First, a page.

Mental health and criminal justice are big topics. Add racism, then try to explore the links between all three, and any endeavour risks overreaching itself. To avoid this danger, the intelligent approach from the Strictly Arts Theatre company is a documentary one that benefits from unwavering intensity. Freeman presents facts – painful and disturbing – in a furious fashion.
The show’s ambition is all the more remarkable given that it takes in 200 years of history. Centring on the story of the first African American who pled insanity for a crime, we see cases where the care of those suffering from mental illness is exacerbated by racism right up to the present day. Presentation is the key, tightly controlled by director Danièle Sander and executed with conviction by an amazing cast. The text, devised with writer Camilla Whitehill, is full of calm moments, contrasting with a physicality that is often frightening. There’s a lot of dance – movement encapsulates violence and death – with clever lighting and subtle projections.
Williams Freeman, who gives the play its title, was a 19th-century slave who was wrongfully imprisoned and beaten so badly in jail it brain damaged him. Corey Campbell takes the part with skill, retaining sympathy despite the horrific, literally insane, revenge Freeman took on an innocent family. Freeman’s defence argument was based on the Daniel M’naghten rules, and the point is made that such a consideration was offered to a white man first. Taking on the M’naghten role alongside that of Freeman’s lawyer (and various other racists) gives Pip Barclay the chance to shine.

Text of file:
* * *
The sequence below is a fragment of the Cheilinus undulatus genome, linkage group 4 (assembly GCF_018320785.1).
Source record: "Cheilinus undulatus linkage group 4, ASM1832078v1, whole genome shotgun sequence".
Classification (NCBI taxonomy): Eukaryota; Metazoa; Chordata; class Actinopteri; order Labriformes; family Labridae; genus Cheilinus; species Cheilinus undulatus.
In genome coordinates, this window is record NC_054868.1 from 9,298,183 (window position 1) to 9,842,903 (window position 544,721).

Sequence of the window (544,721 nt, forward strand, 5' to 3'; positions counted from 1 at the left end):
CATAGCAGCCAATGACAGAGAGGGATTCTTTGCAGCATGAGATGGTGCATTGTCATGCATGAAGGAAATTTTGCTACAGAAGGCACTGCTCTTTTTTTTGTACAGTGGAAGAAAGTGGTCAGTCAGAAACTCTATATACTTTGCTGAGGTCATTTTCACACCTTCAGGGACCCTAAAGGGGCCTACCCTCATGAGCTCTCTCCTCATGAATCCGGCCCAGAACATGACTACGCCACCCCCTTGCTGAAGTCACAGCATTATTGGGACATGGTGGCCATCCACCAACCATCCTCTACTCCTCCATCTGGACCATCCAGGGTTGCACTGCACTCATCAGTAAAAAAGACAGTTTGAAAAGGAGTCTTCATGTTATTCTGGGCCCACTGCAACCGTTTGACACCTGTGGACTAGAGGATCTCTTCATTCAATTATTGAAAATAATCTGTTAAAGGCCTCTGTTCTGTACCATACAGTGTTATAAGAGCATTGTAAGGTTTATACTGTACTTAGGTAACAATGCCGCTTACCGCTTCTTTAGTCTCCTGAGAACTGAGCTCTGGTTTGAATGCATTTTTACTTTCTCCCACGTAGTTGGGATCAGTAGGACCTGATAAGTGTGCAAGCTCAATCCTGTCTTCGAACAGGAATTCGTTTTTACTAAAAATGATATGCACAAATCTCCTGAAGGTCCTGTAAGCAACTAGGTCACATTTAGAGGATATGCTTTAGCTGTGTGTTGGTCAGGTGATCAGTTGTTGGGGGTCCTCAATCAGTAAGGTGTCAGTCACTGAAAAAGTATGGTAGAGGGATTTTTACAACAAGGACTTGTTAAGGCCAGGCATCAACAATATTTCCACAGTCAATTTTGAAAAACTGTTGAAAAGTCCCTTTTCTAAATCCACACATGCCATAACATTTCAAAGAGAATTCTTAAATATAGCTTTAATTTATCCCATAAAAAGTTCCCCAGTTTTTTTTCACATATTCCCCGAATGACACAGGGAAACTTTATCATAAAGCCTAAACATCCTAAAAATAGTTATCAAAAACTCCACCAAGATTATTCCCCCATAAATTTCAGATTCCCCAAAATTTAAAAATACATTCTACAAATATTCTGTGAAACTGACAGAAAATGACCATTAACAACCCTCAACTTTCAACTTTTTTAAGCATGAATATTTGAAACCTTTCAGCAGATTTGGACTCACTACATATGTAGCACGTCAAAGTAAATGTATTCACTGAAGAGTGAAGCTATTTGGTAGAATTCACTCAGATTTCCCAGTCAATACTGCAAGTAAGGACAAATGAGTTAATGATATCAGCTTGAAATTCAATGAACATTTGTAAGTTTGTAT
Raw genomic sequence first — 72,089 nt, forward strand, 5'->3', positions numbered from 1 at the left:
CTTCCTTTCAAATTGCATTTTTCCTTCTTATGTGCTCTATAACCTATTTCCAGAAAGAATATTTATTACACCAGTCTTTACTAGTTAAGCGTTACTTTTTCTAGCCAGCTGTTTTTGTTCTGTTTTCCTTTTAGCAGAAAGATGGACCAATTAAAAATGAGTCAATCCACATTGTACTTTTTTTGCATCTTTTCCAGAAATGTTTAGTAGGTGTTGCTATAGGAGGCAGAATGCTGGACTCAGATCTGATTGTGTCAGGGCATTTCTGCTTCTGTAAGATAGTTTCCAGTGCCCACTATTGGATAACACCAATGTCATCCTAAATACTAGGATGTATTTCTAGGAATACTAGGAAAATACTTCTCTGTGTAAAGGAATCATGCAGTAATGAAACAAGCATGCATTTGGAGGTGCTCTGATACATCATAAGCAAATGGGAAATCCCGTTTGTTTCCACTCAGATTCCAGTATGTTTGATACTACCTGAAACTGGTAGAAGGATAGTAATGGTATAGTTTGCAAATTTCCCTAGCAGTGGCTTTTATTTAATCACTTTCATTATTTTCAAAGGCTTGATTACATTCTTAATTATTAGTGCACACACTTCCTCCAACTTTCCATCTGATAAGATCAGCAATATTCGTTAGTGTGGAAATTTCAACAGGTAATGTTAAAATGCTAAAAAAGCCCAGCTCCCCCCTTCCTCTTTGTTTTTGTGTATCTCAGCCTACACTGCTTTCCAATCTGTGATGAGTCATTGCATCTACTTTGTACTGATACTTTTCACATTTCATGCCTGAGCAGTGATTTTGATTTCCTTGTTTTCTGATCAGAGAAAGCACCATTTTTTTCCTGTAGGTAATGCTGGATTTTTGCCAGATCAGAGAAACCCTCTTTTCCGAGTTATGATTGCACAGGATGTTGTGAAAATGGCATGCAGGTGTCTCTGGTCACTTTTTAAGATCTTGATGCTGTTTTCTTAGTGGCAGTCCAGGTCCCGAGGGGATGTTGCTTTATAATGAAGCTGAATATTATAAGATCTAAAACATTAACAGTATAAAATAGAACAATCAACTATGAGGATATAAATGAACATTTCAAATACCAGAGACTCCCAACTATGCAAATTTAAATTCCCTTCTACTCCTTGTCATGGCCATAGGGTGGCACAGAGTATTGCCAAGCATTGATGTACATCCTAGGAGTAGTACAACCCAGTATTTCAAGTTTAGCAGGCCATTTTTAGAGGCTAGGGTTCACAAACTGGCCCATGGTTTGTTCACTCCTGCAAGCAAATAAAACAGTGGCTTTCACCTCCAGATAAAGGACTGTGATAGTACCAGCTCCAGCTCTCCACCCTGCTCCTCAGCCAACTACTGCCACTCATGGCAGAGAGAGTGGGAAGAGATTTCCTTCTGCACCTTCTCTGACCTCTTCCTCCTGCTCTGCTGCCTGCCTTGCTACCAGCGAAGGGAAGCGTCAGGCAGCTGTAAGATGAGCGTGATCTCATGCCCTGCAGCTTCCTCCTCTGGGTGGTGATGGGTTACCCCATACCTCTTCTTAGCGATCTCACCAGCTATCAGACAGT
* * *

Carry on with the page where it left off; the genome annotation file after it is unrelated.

Acting as a litany for six tragic figures, with each story the whole cast responds as a team, playing smaller parts or using their bodies as props. It seems important to name the other four, too. The story of Sandra Bland is performed by Kimisha Lewis, who conveys the escalating situation of an arrest marvellously. And Michael Bailey, David Oluwale and Sarah Reed form a trio of British sufferers of poor mental health, each portrayed with finesse as well as passion by Keiren Amos, Marcel White and Aimee Powell. If there’s a fault, these other stories aren’t given enough time. The show comes in at under an hour, while each could justify a whole play. More detail is often called for. Freeman is effective, moving and informative, but it would be good if there were more of it.
Until 21 October 2018
Photo by Richard Kiely